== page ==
However, the increased standards of the Greenbelt on aggregate operations, in certain areas, should be viewed as a net benefit to the community.
As stated in section 18.104.22.168, when a new non-renewable resource activity is proposed within the Natural Heritage System, key areas are protected from these activities, including significant wetlands, habitat of threatened or endangered species and significant woodlots. The language in this part of the plan clearly prohibits “new mineral aggregate operation and no new wayside pits and quarries, or any ancillary or accessory use” (22.214.171.124 (a)).
“The inherent conflicts between aggregate production and the protection of natural areas arise because many of the highest quality aggregate deposits in Southern Ontario are found in areas of great ecological and social significance.”The Greenbelt would reduce conflicts in these areas and preserve the ecological integrity of our most sensitive spaces.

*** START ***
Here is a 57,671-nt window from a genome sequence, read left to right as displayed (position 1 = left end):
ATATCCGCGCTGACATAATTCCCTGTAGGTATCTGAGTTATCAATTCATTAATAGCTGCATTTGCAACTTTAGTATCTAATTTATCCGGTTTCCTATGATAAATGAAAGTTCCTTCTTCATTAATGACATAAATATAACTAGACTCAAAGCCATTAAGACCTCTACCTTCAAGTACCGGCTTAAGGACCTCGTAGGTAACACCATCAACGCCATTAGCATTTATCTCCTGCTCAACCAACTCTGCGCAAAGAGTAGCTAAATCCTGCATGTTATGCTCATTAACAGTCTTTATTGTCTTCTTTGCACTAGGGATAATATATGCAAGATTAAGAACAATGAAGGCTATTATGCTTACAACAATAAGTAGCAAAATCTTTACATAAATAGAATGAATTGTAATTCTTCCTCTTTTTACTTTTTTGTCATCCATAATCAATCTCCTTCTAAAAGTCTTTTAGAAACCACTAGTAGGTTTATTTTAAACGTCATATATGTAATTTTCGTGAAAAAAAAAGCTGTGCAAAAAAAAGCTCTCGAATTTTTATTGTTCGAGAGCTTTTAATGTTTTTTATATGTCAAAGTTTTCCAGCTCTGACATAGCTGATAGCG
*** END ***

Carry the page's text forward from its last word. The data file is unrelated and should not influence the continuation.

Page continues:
Any new application for aggregate mining outside of sensitive habitats has increased obligations to demonstrate how the connectivity of water systems and natural heritage will be maintained before, during, and after aggregate extraction, as well as an obligation to show how the water resource systems will be protected or enhanced (section 126.96.36.199). Mandating consideration for the long-term health of our water resources is a net benefit to the community and environment at large.
In prime agricultural areas new applications must include an agricultural impact assessment, as well as consider how the connectivity of nearby agricultural systems will be maintained or improved. The onus is not on the farmer to adapt to new aggregate operations, including increased truck traffic, noise, or decreased air quality. Rather, the responsibility lies with the aggregate operation to consider its impact on agriculture and adapt its practices accordingly.